Political Institutions, Policymaking Processes and Policy Outcomes in Brazil
Bernardo Mueller (),
Carlos Pereira (),
Marcus Melo and
No 3199, Research Department Publications from Inter-American Development Bank, Research Department
We found that the driving force behind policies in Brazil is the strong set of powers given to the President by the Constitution of 1988. To have strong powers does not mean unbridled powers. Several institutions constrain and check the power of the President, in particular the legislature, the judiciary, the public prosecutors, the auditing office, state governors and the Constitution itself. The electorate of Brazil holds the President accountable for economic growth, inflation and unemployment. Because of the electoral connection, and perhaps reputational effects, presidents in Brazil have a strong incentive to pursue stable fiscal and monetary policies as their first priority. At least for the past ten years, and particularly in the new administration of Lula, executive power has been aimed at pushing policy towards macro orthodoxy. Although orthodoxy may not lead to short-term growth, international financial markets provide additional incentives for discipline, as deviations are instantly punished, with unfavorable consequences that are readily recognized by the electorate. Achieving stable macro policies required constitutional amendments as well as considerable legislation. To attain their goals, the past administrations (Cardoso and Lula in particular) used their property rights over pork to trade for policy changes. The rationale for members of Congress to exchange votes on policy for pork is that the electorates reward or punish members of Congress based on the degree to which pork lands in their district. With the exception of the devaluation of 1999, macro policy has become more stable over time. We categorize macro policies in Brazil as `stable but adaptable. `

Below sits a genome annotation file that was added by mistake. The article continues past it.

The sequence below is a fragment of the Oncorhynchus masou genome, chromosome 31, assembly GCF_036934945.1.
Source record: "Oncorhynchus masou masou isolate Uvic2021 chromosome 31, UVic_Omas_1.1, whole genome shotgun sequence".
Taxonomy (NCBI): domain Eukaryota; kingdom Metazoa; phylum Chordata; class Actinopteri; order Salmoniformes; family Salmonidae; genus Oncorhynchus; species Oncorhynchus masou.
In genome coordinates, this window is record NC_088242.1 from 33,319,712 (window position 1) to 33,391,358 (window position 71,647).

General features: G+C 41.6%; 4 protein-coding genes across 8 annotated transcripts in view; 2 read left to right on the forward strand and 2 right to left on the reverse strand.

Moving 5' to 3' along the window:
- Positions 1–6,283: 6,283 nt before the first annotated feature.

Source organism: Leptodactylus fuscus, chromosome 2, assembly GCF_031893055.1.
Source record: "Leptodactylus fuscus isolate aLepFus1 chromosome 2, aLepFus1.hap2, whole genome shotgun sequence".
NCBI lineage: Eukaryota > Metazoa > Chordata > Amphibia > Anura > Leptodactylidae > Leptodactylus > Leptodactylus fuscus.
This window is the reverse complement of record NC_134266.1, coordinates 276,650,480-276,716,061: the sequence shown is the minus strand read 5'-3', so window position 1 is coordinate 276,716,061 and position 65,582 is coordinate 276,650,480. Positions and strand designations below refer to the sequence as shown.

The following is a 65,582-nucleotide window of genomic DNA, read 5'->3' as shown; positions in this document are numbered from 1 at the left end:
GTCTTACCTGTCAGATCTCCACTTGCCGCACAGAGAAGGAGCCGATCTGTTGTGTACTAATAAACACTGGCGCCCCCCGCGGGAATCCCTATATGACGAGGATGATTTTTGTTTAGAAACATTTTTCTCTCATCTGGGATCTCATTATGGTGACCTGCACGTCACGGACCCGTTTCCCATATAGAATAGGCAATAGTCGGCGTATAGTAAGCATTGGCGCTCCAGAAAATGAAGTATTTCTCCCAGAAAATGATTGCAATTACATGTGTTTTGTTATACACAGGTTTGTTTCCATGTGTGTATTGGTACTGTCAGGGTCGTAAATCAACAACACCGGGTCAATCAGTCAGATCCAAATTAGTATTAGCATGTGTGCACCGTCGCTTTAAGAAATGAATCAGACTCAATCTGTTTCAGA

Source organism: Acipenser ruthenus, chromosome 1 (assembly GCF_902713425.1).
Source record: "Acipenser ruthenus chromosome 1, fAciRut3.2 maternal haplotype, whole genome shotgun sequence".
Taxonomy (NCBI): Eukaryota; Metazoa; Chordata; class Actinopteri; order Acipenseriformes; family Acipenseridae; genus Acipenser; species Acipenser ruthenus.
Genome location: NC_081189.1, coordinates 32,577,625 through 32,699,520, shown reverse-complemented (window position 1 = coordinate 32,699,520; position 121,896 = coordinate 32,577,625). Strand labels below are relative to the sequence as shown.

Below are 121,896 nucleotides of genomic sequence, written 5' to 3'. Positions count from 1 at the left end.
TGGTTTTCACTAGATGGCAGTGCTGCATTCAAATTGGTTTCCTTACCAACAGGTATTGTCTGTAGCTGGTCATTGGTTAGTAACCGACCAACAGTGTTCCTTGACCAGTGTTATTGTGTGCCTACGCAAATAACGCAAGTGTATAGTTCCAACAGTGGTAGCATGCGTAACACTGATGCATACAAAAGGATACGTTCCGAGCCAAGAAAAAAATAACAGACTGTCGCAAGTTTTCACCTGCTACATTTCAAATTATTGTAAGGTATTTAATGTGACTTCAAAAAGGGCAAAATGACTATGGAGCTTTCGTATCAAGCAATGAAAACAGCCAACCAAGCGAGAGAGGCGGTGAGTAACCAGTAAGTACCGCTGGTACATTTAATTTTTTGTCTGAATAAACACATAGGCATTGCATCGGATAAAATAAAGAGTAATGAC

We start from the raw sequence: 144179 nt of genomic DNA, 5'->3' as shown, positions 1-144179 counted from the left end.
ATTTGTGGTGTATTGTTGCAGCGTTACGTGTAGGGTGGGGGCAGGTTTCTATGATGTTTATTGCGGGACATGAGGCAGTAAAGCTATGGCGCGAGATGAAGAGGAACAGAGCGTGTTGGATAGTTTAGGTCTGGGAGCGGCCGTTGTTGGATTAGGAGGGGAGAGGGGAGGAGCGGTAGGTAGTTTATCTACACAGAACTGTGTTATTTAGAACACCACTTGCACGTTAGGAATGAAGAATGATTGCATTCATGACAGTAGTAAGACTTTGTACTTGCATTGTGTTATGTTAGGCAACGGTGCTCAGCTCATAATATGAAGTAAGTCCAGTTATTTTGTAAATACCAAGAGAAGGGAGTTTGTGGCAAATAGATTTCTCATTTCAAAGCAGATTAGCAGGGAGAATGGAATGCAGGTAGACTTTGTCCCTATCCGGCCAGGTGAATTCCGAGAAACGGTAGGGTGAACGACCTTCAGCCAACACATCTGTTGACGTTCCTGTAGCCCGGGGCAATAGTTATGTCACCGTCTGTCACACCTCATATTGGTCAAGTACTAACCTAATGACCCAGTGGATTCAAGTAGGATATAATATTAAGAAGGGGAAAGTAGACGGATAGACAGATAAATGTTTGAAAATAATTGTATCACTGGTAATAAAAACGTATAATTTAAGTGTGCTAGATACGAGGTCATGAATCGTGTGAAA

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Working Paper: Political Institutions, Policymaking Processes and Policy Outcomes in Brazil (2011)
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